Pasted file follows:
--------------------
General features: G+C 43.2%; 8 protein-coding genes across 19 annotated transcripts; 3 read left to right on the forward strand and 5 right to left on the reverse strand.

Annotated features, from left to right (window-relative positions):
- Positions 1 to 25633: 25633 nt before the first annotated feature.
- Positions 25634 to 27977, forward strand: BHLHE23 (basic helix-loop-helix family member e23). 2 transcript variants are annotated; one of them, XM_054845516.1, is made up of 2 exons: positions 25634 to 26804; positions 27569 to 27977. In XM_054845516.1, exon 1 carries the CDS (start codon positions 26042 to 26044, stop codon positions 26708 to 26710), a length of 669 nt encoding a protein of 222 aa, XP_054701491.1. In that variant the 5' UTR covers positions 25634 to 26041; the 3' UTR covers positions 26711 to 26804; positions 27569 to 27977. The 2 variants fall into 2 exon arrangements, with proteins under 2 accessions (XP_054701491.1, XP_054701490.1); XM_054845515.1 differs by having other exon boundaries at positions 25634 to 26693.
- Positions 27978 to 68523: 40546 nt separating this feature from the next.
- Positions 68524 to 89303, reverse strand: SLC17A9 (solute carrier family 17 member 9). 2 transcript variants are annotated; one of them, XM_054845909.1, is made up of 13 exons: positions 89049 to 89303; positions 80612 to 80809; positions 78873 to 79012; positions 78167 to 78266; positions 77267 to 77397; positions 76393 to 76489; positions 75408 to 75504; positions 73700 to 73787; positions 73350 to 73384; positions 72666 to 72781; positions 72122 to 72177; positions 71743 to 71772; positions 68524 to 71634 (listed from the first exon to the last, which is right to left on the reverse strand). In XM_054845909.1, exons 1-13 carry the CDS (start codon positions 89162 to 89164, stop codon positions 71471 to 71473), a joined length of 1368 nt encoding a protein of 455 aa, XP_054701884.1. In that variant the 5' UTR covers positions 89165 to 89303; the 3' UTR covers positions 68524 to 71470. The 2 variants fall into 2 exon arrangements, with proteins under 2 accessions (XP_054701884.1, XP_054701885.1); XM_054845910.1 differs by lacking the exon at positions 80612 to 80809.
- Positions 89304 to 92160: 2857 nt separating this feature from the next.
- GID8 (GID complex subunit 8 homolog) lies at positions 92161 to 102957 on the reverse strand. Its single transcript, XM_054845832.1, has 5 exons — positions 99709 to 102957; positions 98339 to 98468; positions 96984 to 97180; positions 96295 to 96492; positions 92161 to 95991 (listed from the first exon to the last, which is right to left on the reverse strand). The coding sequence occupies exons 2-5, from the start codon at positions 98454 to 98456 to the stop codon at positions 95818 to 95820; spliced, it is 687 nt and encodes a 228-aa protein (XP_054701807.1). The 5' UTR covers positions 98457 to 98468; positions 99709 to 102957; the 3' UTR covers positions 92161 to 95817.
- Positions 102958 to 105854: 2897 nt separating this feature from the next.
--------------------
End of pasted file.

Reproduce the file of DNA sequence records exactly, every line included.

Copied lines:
General features: G+C 43.2%; 8 protein-coding genes across 19 annotated transcripts; 3 read left to right on the forward strand and 5 right to left on the reverse strand.

Annotated features, from left to right (window-relative positions):
- Positions 1 to 25633: 25633 nt before the first annotated feature.
- Positions 25634 to 27977, forward strand: BHLHE23 (basic helix-loop-helix family member e23). 2 transcript variants are annotated; one of them, XM_054845516.1, is made up of 2 exons: positions 25634 to 26804; positions 27569 to 27977. In XM_054845516.1, exon 1 carries the CDS (start codon positions 26042 to 26044, stop codon positions 26708 to 26710), a length of 669 nt encoding a protein of 222 aa, XP_054701491.1. In that variant the 5' UTR covers positions 25634 to 26041; the 3' UTR covers positions 26711 to 26804; positions 27569 to 27977. The 2 variants fall into 2 exon arrangements, with proteins under 2 accessions (XP_054701491.1, XP_054701490.1); XM_054845515.1 differs by having other exon boundaries at positions 25634 to 26693.
- Positions 27978 to 68523: 40546 nt separating this feature from the next.
- Positions 68524 to 89303, reverse strand: SLC17A9 (solute carrier family 17 member 9). 2 transcript variants are annotated; one of them, XM_054845909.1, is made up of 13 exons: positions 89049 to 89303; positions 80612 to 80809; positions 78873 to 79012; positions 78167 to 78266; positions 77267 to 77397; positions 76393 to 76489; positions 75408 to 75504; positions 73700 to 73787; positions 73350 to 73384; positions 72666 to 72781; positions 72122 to 72177; positions 71743 to 71772; positions 68524 to 71634 (listed from the first exon to the last, which is right to left on the reverse strand). In XM_054845909.1, exons 1-13 carry the CDS (start codon positions 89162 to 89164, stop codon positions 71471 to 71473), a joined length of 1368 nt encoding a protein of 455 aa, XP_054701884.1. In that variant the 5' UTR covers positions 89165 to 89303; the 3' UTR covers positions 68524 to 71470. The 2 variants fall into 2 exon arrangements, with proteins under 2 accessions (XP_054701884.1, XP_054701885.1); XM_054845910.1 differs by lacking the exon at positions 80612 to 80809.
- Positions 89304 to 92160: 2857 nt separating this feature from the next.
- GID8 (GID complex subunit 8 homolog) lies at positions 92161 to 102957 on the reverse strand. Its single transcript, XM_054845832.1, has 5 exons — positions 99709 to 102957; positions 98339 to 98468; positions 96984 to 97180; positions 96295 to 96492; positions 92161 to 95991 (listed from the first exon to the last, which is right to left on the reverse strand). The coding sequence occupies exons 2-5, from the start codon at positions 98454 to 98456 to the stop codon at positions 95818 to 95820; spliced, it is 687 nt and encodes a 228-aa protein (XP_054701807.1). The 5' UTR covers positions 98457 to 98468; positions 99709 to 102957; the 3' UTR covers positions 92161 to 95817.
- Positions 102958 to 105854: 2897 nt separating this feature from the next.